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Am J Respir Crit Care Med. 1996 Jan;153(1):381-90.

Airway responsiveness to bradykinin is related to eosinophilic inflammation in asthma.

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Service de Pneumologie, U.F.R. Cochin-Port-Royal, Université René Descartes, Paris, France.


We investigated the relationship between airway inflammation and airway responsiveness, as assessed by PD15, to methacholine and to bradykinin in asthmatic patients. Bronchoalveolar lavage (BAL), bronchial biopsies, and methacholine and bradykinin challenges were performed in 18 nonsmoking subjects with mild or moderate perennial asthma. Bradykinin PD15 correlated negatively with eosinophil count in BAL (p < 0.05), in the epithelium (p < 0.05), in the lamina propria (p = 0.02) and in the total submucosa (p < 0.01). Conversely, no significant correlation existed between airway responsiveness to methacholine and eosinophil count in BAL or in airway mucosa. Airway responsiveness to either agonist did not correlate with the thickness of the basement membrane, the shedding of the airway epithelium, the count of lymphocytes in the airway mucosa, or the percentage of neutrophils, lymphocytes, and macrophage in BAL. The presence of degranulated eosinophils was associated with an increased number of eosinophils in the airway epithelium (p = 0.04), in the lamina propria (p = 0.03), in the total submucosa (p = 0.02), and with increased airway responsiveness to bradykinin (p < 0.02). We conclude that in asthmatic patients, airway responsiveness to bradykinin but not to methacholine is related to the magnitude of eosinophilic inflammation in the airway mucosa.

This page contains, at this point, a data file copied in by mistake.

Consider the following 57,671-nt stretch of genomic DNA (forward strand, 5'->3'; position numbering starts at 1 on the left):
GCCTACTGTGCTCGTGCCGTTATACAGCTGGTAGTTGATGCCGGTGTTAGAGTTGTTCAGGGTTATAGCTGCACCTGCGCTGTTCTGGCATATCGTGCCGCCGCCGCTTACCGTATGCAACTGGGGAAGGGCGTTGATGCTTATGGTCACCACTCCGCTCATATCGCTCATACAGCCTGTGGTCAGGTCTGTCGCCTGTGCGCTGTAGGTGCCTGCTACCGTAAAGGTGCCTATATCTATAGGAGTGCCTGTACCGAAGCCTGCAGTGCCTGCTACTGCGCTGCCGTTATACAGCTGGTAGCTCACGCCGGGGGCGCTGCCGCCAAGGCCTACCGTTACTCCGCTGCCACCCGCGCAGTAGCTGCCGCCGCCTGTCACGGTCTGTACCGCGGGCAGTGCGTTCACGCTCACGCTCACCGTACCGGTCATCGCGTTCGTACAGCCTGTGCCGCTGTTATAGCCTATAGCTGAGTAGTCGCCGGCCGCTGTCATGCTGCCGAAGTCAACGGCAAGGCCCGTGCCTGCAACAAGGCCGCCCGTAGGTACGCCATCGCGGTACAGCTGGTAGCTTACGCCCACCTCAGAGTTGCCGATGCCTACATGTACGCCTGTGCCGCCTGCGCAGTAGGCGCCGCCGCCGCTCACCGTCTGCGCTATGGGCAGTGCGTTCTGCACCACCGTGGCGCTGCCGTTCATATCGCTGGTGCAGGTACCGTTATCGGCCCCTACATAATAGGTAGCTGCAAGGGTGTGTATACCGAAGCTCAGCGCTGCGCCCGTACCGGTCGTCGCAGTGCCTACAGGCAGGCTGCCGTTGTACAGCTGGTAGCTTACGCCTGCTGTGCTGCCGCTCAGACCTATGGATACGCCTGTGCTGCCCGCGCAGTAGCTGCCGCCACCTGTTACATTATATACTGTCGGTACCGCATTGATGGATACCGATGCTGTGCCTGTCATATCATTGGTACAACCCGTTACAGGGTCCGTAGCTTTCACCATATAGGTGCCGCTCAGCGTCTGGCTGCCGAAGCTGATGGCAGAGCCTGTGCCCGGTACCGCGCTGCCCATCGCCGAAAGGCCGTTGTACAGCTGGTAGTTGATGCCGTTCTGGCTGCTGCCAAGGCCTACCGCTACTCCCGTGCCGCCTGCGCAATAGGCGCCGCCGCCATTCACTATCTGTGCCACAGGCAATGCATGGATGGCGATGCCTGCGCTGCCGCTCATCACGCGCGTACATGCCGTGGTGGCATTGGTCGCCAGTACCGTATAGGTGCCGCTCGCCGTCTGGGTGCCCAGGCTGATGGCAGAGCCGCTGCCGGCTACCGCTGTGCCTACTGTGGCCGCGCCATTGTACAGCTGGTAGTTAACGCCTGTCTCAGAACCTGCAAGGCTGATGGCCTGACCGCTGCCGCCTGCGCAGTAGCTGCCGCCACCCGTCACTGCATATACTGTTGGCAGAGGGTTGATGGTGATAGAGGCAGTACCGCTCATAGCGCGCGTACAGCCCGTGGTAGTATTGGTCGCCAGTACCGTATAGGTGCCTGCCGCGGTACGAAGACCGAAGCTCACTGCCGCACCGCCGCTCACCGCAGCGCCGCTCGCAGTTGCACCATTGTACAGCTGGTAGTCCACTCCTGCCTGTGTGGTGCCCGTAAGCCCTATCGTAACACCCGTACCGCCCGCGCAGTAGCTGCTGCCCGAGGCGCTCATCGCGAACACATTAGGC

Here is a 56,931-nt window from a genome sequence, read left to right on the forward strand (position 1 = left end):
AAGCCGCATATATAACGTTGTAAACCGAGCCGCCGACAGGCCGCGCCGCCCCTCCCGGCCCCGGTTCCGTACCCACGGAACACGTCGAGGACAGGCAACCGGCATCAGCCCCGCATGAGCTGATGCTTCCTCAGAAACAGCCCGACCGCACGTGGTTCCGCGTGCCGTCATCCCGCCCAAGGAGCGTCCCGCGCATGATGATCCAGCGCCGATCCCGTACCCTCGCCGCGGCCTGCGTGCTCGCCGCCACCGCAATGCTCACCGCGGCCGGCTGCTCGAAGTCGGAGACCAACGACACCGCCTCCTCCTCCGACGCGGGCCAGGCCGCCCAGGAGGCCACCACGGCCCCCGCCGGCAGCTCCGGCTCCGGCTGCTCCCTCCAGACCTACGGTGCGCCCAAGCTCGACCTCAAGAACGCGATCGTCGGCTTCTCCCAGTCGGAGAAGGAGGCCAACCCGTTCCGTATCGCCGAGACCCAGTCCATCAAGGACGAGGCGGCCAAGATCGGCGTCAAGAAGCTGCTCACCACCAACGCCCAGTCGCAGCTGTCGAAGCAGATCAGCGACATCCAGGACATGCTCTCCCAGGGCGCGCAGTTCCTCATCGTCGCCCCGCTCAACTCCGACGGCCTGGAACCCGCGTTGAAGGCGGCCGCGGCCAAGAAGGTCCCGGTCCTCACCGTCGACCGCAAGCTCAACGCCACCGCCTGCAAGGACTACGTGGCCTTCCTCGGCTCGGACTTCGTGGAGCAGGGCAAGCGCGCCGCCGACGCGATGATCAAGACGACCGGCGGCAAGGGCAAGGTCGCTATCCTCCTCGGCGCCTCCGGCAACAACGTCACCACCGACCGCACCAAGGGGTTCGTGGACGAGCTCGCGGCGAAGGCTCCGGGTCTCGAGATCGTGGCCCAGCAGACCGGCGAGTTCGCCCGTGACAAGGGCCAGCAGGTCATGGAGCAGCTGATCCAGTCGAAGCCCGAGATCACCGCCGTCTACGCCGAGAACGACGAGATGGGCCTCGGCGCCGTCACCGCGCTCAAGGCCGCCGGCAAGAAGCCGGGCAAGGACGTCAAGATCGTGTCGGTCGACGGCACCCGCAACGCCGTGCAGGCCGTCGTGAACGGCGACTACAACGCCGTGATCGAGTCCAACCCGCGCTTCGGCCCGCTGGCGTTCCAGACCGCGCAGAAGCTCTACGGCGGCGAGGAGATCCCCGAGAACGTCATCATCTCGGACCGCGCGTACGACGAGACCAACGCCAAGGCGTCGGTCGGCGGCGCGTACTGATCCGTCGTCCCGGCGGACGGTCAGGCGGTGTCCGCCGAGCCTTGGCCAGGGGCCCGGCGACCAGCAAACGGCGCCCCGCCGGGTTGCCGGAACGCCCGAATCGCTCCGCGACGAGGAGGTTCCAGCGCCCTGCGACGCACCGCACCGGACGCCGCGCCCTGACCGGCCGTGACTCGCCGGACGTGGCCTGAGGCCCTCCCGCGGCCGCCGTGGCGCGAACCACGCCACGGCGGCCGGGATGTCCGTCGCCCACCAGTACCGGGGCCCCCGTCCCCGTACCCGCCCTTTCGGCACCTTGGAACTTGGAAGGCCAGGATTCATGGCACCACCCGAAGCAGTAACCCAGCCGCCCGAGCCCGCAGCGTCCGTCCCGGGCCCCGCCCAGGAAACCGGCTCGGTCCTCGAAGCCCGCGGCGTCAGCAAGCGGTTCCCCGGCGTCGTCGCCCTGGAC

[Indexed for MEDLINE]

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